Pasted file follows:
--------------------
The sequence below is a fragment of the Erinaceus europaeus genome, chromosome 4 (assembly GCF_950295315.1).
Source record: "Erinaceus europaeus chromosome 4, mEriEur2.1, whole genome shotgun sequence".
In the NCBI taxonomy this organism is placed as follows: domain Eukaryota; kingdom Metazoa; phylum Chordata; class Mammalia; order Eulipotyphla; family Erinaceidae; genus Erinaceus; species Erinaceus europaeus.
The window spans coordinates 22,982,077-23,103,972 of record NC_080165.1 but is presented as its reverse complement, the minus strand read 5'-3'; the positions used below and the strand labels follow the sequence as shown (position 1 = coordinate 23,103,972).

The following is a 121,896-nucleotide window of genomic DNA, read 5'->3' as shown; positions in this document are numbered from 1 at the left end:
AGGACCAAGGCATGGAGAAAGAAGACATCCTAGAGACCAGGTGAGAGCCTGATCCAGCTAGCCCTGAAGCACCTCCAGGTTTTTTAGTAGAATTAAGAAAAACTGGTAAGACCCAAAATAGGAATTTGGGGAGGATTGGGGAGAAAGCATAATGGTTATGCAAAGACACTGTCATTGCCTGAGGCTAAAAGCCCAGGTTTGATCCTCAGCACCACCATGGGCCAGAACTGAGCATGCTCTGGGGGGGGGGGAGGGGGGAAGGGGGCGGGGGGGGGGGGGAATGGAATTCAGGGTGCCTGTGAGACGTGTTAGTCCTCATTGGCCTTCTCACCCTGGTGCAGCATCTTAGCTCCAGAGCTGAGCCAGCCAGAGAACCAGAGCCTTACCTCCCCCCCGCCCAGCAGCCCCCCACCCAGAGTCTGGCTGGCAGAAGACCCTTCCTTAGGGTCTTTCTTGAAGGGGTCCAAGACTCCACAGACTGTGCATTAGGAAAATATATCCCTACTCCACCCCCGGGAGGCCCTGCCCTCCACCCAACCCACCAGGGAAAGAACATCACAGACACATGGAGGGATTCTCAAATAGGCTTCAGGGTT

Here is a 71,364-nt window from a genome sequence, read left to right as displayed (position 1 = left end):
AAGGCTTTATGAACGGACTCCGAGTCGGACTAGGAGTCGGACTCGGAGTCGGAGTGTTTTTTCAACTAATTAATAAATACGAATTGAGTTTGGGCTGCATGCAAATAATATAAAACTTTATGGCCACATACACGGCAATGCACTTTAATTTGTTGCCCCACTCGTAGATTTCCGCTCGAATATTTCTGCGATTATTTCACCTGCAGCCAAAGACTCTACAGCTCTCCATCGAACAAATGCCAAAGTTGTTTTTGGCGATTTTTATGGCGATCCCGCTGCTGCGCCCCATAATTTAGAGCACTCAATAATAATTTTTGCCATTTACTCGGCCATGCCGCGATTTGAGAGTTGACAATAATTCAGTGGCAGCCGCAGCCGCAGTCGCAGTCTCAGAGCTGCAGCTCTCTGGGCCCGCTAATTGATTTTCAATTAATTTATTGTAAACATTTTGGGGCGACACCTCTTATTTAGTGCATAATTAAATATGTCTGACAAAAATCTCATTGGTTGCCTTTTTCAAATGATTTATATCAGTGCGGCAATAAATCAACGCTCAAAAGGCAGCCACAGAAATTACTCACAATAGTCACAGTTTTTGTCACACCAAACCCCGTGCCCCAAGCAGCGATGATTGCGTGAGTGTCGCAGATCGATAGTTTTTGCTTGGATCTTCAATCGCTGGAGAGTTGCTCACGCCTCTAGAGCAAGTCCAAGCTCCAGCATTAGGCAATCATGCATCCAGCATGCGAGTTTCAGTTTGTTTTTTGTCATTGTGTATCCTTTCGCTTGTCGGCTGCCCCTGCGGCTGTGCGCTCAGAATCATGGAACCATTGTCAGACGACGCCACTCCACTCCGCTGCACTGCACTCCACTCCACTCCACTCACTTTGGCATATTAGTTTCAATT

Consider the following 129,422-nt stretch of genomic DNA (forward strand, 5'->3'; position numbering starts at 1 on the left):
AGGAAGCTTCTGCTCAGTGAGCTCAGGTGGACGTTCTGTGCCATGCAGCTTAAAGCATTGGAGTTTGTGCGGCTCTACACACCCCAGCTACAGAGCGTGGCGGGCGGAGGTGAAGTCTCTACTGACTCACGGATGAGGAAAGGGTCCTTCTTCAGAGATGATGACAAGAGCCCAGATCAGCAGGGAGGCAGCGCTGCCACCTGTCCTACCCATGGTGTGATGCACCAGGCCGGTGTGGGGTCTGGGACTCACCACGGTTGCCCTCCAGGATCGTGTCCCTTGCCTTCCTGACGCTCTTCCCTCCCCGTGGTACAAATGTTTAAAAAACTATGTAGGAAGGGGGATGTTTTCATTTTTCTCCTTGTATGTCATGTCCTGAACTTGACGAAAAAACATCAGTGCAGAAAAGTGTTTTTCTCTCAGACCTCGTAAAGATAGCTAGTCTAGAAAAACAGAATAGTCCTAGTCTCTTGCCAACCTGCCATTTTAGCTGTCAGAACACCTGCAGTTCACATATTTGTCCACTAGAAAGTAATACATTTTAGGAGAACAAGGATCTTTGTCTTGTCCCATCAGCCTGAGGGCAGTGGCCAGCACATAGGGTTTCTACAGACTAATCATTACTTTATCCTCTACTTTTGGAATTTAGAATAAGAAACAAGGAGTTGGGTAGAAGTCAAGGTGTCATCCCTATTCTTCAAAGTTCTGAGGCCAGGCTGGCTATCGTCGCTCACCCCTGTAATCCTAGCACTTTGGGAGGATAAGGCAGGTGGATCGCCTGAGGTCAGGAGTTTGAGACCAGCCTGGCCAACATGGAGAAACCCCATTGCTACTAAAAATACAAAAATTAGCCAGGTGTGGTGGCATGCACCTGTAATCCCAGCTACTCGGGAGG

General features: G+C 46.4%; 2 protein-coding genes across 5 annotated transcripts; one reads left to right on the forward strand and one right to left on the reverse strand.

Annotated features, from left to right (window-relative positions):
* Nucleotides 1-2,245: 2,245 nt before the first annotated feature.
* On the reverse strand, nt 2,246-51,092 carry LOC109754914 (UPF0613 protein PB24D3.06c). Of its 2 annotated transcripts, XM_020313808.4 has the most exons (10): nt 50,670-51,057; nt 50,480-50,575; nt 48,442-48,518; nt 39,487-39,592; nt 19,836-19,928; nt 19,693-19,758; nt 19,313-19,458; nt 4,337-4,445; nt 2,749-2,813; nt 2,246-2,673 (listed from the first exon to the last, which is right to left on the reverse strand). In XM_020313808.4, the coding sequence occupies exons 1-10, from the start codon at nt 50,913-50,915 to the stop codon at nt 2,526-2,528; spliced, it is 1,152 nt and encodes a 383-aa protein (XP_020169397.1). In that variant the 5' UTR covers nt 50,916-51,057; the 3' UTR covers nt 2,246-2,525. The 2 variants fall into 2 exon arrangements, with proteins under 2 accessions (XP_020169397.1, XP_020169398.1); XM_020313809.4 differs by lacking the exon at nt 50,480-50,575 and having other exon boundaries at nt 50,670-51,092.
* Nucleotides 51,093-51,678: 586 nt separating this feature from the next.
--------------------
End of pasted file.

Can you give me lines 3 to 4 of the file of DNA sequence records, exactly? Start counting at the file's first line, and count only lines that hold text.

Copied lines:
In the NCBI taxonomy this organism is placed as follows: domain Eukaryota; kingdom Metazoa; phylum Chordata; class Mammalia; order Eulipotyphla; family Erinaceidae; genus Erinaceus; species Erinaceus europaeus.
The window spans coordinates 22,982,077-23,103,972 of record NC_080165.1 but is presented as its reverse complement, the minus strand read 5'-3'; the positions used below and the strand labels follow the sequence as shown (position 1 = coordinate 23,103,972).